US v. Paulino Cortez
UNPUBLISHED UNITED STATES COURT OF APPEALS FOR THE FOURTH CIRCUIT
UNITED STATES OF AMERICA, Plaintiff - Appellee, v. PAULINO CASTRO CORTEZ, Defendant - Appellant.
Appeal from the United States District Court for the Middle District of North Carolina, at Durham. N. Carlton Tilley, Jr., District Judge. (1:06-cr-00475-NCT-2)
September 25, 2008
November 5, 2008
Before NIEMEYER, MOTZ, and KING, Circuit Judges.
Affirmed by unpublished per curiam opinion.
Wayne Buchanan Eads, Raleigh, North Carolina, for Appellant. Anna Mills Wagoner, United States Attorney, David P. Folmar, Jr., Assistant United States Attorney, Greensboro, North Carolina, for Appellee.
Unpublished opinions are not binding precedent in this circuit.
PER CURIAM: Paulino Castro Cortez was found guilty for possessing with intent to distribute five kilograms or more of cocaine. The
jury found him not guilty, however, for possessing a firearm in furtherance of a drug trafficking crime under 18 U.S.C.A.
§ 924(c)(1)(A)(i) (West Supp. 2008). months of imprisonment.
He was sentenced to 151
On appeal, Cortez alleges the district
court erred by giving him a two-level enhancement under U.S. Sentencing Guidelines Manual § 2D1.1(b)(1) (2007), for possessing a dangerous weapon (here a pistol), in light of the jury's verdict on the § 924(c) charge. For the reasons that follow, we affirm.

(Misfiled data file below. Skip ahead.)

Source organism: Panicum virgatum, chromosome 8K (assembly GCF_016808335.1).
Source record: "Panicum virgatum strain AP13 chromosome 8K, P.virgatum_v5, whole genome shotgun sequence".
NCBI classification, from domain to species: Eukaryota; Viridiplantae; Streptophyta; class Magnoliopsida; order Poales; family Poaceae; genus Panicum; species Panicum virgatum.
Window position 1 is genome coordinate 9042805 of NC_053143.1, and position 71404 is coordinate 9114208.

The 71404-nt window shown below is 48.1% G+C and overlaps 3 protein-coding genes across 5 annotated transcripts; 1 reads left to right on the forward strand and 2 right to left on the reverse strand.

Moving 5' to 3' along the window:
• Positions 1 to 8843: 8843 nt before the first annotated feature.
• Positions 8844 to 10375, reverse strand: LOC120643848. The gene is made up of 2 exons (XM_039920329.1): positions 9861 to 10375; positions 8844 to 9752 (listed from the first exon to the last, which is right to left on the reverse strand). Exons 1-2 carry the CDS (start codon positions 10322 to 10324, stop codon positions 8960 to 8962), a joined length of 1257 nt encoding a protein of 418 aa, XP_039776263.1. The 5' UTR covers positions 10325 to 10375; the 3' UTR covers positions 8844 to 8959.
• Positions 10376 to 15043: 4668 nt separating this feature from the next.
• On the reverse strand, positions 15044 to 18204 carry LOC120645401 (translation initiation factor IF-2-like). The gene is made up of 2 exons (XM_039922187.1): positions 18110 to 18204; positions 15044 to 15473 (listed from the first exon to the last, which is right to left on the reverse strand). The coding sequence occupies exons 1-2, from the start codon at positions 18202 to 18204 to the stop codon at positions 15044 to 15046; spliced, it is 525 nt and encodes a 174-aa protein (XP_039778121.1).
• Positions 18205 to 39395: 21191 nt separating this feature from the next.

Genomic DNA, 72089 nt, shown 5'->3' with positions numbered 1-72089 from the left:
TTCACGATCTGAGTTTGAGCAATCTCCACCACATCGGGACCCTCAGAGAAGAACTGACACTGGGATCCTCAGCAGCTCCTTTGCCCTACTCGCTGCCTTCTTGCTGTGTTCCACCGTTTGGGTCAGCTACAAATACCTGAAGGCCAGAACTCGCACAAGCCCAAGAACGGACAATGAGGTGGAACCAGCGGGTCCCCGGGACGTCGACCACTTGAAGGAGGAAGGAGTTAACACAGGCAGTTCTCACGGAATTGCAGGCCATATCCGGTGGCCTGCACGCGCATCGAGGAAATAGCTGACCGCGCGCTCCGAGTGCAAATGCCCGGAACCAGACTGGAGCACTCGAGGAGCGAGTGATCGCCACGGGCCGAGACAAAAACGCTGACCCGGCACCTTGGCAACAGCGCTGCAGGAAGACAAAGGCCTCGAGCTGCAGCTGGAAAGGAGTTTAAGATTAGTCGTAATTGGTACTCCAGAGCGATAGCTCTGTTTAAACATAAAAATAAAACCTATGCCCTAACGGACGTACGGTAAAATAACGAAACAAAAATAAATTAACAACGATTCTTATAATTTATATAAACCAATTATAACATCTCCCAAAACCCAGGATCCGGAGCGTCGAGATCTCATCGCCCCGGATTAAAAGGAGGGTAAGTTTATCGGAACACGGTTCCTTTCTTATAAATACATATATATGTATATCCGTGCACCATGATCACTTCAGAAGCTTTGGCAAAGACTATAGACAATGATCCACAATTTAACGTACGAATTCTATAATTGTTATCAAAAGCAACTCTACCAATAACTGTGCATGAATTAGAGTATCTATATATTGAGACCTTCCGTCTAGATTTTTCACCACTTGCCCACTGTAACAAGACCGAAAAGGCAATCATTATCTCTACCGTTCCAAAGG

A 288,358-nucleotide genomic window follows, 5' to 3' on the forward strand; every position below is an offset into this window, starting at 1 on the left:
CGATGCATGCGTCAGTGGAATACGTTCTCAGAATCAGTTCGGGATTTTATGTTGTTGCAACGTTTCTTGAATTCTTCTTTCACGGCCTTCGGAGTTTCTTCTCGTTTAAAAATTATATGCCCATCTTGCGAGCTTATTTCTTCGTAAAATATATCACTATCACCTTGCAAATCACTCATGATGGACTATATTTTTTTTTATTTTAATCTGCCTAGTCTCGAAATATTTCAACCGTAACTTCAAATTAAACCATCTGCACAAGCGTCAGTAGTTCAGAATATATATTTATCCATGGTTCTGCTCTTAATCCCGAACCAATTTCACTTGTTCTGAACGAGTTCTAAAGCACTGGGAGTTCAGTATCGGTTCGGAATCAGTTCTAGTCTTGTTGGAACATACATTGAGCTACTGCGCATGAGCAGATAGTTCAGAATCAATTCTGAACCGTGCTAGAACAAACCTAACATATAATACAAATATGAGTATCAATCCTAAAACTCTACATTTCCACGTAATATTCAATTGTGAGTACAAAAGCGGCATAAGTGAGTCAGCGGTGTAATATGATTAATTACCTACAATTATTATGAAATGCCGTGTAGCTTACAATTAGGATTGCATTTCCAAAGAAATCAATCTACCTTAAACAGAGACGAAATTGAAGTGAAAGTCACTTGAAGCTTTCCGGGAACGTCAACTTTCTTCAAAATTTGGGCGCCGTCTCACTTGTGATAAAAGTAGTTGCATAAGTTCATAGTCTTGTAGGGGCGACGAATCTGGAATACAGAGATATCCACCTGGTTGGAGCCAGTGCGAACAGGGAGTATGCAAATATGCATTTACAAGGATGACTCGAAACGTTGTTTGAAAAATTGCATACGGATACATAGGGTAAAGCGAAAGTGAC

Cortez concedes on appeal that we review this issue for plain error, as trial counsel failed to raise this issue below.* See Fed. R. Crim. P. 52(b); United States v. Olano, 507 U.S. 725, 731-32 (1993); United States v. Beasley, 495 F.3d 142, 148 (4th Cir. 2007), cert. denied, 128 S. Ct. 1471 (2008). Without the two-
level enhancement, Cortez's advisory sentencing range would have been 121-151 months. Cortez's argument fails as a matter of law. In United
States v. Watts, 519 U.S. 148 (1997), the Supreme Court held that "a jury's verdict of acquittal does not prevent the sentencing court from considering conduct underlying the acquitted charge, so
Trial counsel initially filed written objections to the enhancement but he and Cortez abandoned the argument at the sentencing hearing. (JA 274-75). 2
long as that conduct has been proved by a preponderance of the evidence." Id. at 157; see United States v. Hunter, 19 F.3d 895,
897 (4th Cir. 1994) (upholding firearm enhancement where defendant was acquitted of § 924(c) firearm charge). Cortez's sentence. facts and legal before Accordingly, we affirm
We dispense with oral argument because the are and adequately argument presented not in aid the the
contentions the court
decisional process. AFFIRMED
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